SPECIES: Vaccinium pallidum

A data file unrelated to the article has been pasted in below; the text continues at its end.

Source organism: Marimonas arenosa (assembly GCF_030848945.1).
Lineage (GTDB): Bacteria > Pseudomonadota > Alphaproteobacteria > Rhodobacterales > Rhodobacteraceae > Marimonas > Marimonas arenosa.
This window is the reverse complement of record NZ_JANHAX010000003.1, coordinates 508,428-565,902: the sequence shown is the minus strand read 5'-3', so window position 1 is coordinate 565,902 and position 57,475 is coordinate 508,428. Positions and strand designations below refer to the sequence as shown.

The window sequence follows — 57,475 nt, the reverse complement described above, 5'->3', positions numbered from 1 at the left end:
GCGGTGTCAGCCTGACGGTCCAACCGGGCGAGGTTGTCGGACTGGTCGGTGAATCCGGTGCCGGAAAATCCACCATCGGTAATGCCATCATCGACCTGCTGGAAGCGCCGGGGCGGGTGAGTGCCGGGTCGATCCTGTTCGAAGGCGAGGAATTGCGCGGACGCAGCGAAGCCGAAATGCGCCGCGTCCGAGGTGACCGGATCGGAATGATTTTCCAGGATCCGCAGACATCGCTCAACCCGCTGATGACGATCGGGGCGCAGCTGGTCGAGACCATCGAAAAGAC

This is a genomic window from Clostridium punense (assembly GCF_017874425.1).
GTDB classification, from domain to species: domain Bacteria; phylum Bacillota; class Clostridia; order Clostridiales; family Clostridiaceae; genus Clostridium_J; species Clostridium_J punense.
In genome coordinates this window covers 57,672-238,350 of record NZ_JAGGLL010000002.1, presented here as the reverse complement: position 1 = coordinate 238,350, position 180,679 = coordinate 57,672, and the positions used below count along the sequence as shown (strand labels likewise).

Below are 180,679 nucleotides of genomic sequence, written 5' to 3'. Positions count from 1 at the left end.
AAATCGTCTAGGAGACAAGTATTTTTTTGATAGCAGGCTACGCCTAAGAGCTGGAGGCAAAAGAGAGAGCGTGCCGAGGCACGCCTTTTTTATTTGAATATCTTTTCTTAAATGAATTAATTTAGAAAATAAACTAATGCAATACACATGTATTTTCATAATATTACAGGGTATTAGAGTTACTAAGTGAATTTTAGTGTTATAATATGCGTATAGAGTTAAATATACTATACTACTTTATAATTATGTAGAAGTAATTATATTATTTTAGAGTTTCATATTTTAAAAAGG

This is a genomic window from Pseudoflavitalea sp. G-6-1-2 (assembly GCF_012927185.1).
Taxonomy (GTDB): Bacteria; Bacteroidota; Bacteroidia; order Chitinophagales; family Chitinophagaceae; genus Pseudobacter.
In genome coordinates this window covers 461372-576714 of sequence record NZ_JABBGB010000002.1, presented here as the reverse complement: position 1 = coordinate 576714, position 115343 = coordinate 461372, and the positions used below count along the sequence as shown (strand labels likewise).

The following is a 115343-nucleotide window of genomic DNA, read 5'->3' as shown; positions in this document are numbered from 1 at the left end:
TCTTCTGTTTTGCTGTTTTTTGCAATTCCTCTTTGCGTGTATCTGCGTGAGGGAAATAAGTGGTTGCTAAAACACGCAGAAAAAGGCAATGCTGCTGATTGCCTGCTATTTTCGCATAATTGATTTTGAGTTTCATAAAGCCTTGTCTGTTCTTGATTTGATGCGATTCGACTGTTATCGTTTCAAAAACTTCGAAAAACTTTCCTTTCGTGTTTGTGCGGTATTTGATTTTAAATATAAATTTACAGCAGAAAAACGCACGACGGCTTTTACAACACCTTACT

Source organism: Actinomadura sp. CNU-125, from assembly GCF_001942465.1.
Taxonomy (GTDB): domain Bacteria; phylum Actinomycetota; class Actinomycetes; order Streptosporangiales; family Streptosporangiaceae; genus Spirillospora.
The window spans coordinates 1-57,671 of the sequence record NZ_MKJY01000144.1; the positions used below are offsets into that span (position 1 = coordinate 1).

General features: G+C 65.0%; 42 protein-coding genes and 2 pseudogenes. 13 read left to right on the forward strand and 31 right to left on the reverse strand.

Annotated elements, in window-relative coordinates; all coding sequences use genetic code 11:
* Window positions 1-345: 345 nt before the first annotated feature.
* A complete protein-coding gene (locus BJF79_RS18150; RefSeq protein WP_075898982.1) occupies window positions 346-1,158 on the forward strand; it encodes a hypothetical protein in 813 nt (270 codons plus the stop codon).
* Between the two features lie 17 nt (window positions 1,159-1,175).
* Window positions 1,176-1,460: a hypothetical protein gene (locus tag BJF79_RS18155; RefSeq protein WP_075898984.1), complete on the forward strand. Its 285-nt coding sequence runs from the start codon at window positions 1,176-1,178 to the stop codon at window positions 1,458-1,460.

GENERAL BOTANICAL CHARACTERISTICS : Blue Ridge blueberry is a variable, erect, deciduous shrub that commonly reaches 9 to 21 inches (23-51 cm) in height [14,48,61]. On some sites, plants reach maximum heights of only 3 inches (8 cm), but on extremely favorable sites, individuals may grow to 39 inches (100 cm) [61]. This rhizomatous shrub forms small to extensive colonies [14,61]. The terete to slightly angled twigs are pale green, reddish, yellow, or pale gray [33,48,48,53]. The variable twigs are glabrous to pubescent [58]. Stem morphology has been examined in detail [45]. Smooth, slightly ridged bark is greenish-brown or red [53]. Roots are finely textured [20]. The simple, alternate leaves are variable in both color and morphology [53]. Leaves are ovate, obovate, spatulate, or broadly elliptic and 0.8 to 2.3 inches (2.0-6 cm) in length [48,58]. Margins are entire, minutely serrulate, or ciliate [53,58]. The glabrous upper surface is yellow-green, pale green, or dark blue green, whereas leaves are paler and glaucous to pubescent beneath [25,58,61]. Leaves turn scarlet or crimson in the fall [33]. Cylindric to urceolate-campanulate inflorescences are borne in groups of 4 to 11 on axillary or terminal racemes [25,48,58]. The perfect flowers are pink, greenish-white, or occasionally white [53,61] and average 0.25 inch (6 mm) in length [33]. Floral morphology has been reported in detail [46]. Fruit is a sweet, juicy, globular berry 0.2 to 0.5 inch (4-12 mm) in diameter [25,33,48,58]. Average berry weight has been estimated at approximately 0.01 ounce (0.28 g) [3]. Berries are blue and glaucous to black and shiny [25,61]. White-fruited forms, although rare, have also been reported [33]. Each berry contains 8 to 14 variable, irregular seeds [25,53]. Of this number, approximately four are viable [63]. Viable seeds tend to be brown or reddish-brown [25,53]. The glossy, pitted seeds average 0.04 to 0.06 inch (1-1.6 mm) in length [53]. RAUNKIAER LIFE FORM : Chamaephyte REGENERATION PROCESSES : Blue Ridge blueberry can regenerate through seed or by vegetative means. Seed: In some areas, fruit is produced in abundance [33,53], but elsewhere yields are more often small [16]. Vander Kloet and Austin-Smith [63] reported that plants produce fruit "en masse" in the Appalachians and Ozarks but produce fruit sporadically near the Atlantic Coast. Little is known about specific germination requirements. Radicles generally emerge within 13 days, dicotyledons develop within 23 days, and true leaves are produced within 38 days after planting [60]. The seeds of most blueberries (Vaccinium spp.) germinate only on good sites in favorable years. Ballington and others [4] observed only a few surviving Blue Ridge blueberry seedlings. Vegetative regeneration: Blue Ridge blueberry spreads by means of rhizome expansion to form extensive colonies [43,61]. Plants sprout readily from underground rhizomes after aboveground vegetation is damaged or destroyed. Most rhizomes are concentrated in the top 1.9 inches (5 cm) of the A horizon of the soil, but some extend to depths of 6 inches (15 cm) [10]. Buds nearest the stem apex typically sprout first after disturbance [10]. SITE CHARACTERISTICS : Blue Ridge blueberry grows on dry, rocky hillsides, upland ridges, rocky outcrops and ledges, sandy knolls, and in shale barrens [14,58,61,53]. It commonly occurs on a variety of disturbed sites, such as abandoned pastures and farmlands, along roadsides, and in clearcuts [14,44,58,61]. Blue Ridge blueberry is a common component of dry, open woods but also grows in hardwood swamps [51,61]. It generally occurs below 3,500 feet (1,061 m) in elevation [14]. Soils: Blue Ridge blueberry grows on dry, sandy or gravelly soils, as well as on heavy clay [17,25,30]. It grows well on acidic soils [53]. Parent materials are variable but include chert, granite, gneiss, and schist [25,30]. Climate: Blue Ridge blueberry grows in a humid mesothermal climatic regime [34]. Average annual precipitation amounts have been reported as ranging from 39 to 47 inches (100-120 cm) [6,34,50]. SUCCESSIONAL STATUS : Blue Ridge blueberry is reported to have "ruderale tendencies" [57,58]. It commonly invades disturbed sites, such as abandoned farms and clearcuts [58,61]. In parts of New England, it has become widely established on abandoned pasturelands. Blue Ridge blueberry, black huckleberry, and roundleaf greenbrier (Smilax rotundifolia) have assumed dominance in these relatively stable plant communities [44]. In many areas, it becomes more abundant on plots burned at frequent intervals [27]. Blue Ridge blueberry also grows in several climax communities. It occurs in climax stands in pine-oak communities of New Jersey and in old-growth post oak-black oak communities of the South Carolina Piedmont [30,37]. SEASONAL DEVELOPMENT : Flowers generally appear before the leaves are "half grown" [33]. The mean interval between flowering and fruiting is approximately 66 days [24]. Vander Kloet [61] reported a period of 60 days until seed set. Blue Ridge blueberry often ripens over a relatively long period of time [53], although much geographic variation has been observed. In the foothills of the Appalachian and Ozark mountains, populations often fruit synchronously [63]. However, in coastal regions, fruit ripens sporadically [63]. Ballington and others [4] observed peak ripeness in early June, although berries could be harvested from July 12 to July 29. Generalized flowering and fruiting dates are as follows: Location Flowering Fruit ripe Authority VA ---- July - August Uttal 1987 Great Plains April - June July - September Great Plains Flora Flora Assoc. 1986 n-c Great Plains mid-April early July Stephens 1973 NC, SC March - April June - July Radford and others 1964 OH ---- July 16-28 Gorchov 1987 New England May 10 - June 14 ---- Seymour 1985